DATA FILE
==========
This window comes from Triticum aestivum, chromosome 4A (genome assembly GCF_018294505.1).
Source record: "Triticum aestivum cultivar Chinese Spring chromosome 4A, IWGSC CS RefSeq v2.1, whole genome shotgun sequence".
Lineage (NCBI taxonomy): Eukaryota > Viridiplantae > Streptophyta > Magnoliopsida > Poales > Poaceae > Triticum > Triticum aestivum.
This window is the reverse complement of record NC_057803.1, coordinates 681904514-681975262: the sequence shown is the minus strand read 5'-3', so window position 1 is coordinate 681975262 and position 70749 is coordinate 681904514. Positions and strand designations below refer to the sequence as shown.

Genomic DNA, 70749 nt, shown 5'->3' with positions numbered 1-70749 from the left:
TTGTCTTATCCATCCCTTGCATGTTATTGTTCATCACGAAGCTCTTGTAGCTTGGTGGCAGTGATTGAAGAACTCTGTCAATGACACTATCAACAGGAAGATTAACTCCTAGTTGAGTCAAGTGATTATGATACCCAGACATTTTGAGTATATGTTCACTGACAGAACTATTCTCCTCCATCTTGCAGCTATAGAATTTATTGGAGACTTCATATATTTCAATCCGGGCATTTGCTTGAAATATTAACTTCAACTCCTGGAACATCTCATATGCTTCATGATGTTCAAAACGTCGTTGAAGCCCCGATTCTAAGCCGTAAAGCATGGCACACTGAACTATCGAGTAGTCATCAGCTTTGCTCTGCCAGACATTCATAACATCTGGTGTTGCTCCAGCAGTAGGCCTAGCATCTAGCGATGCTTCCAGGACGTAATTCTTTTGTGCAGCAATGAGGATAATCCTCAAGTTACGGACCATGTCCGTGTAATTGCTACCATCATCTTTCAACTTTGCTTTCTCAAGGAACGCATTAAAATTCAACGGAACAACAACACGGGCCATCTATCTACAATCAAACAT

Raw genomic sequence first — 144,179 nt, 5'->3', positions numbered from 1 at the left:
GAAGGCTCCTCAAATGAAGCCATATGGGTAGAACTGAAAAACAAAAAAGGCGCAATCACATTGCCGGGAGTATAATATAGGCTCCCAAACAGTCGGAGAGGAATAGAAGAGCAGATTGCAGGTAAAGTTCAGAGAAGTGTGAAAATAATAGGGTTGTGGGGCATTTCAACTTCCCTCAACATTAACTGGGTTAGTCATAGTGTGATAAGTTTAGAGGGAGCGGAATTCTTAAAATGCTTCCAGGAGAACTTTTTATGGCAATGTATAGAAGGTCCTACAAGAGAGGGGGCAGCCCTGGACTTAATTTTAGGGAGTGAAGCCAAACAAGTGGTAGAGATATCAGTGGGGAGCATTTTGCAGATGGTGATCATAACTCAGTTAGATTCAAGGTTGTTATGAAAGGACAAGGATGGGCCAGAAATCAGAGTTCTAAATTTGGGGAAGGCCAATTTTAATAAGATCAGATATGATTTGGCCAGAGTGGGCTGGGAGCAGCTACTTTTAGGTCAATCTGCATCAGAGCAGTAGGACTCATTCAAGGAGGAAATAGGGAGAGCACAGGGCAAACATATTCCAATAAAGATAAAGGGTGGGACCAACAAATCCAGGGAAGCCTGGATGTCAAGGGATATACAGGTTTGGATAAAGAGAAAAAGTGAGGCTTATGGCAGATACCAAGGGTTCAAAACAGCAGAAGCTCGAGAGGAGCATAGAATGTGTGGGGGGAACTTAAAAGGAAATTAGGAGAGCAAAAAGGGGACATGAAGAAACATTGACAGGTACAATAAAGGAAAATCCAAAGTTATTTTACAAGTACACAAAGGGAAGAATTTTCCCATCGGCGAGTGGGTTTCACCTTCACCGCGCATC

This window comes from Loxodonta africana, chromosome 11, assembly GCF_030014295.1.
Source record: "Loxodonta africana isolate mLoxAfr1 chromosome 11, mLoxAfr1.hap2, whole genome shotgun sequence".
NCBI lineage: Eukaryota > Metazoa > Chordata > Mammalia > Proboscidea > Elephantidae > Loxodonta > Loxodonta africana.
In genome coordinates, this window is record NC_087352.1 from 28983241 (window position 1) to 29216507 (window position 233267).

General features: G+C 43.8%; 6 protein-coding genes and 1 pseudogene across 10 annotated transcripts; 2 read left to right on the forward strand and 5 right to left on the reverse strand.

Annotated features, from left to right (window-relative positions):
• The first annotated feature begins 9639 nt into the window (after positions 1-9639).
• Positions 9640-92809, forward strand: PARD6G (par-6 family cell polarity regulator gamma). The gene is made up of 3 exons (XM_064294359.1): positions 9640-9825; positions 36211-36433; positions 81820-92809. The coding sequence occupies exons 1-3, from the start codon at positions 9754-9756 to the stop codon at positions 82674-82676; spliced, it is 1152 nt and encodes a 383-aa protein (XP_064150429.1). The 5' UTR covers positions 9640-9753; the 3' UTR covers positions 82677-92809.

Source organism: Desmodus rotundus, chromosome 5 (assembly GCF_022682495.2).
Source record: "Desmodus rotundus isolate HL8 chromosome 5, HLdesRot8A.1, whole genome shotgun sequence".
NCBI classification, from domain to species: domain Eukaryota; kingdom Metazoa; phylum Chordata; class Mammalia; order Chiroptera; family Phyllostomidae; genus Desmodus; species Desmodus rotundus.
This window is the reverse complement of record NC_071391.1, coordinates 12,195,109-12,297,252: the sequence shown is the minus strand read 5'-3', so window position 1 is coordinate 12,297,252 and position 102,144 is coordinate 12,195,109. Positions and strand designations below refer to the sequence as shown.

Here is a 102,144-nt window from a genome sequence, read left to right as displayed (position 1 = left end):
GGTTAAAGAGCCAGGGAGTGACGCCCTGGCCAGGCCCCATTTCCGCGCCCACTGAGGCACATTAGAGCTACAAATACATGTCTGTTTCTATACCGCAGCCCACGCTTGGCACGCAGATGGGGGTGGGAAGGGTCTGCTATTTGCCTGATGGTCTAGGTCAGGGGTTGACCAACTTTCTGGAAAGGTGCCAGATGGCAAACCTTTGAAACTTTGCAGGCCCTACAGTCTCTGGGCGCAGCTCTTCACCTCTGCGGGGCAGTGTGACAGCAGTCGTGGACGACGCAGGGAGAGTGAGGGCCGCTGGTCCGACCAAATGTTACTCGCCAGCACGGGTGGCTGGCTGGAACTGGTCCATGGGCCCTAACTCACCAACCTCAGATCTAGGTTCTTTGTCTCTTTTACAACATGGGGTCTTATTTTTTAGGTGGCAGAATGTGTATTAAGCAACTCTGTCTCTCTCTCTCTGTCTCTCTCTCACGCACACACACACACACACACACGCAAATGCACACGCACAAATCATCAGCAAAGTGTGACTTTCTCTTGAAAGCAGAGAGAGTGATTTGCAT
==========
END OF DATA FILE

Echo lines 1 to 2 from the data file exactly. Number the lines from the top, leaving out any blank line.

This window comes from Triticum aestivum, chromosome 4A (genome assembly GCF_018294505.1).
Source record: "Triticum aestivum cultivar Chinese Spring chromosome 4A, IWGSC CS RefSeq v2.1, whole genome shotgun sequence".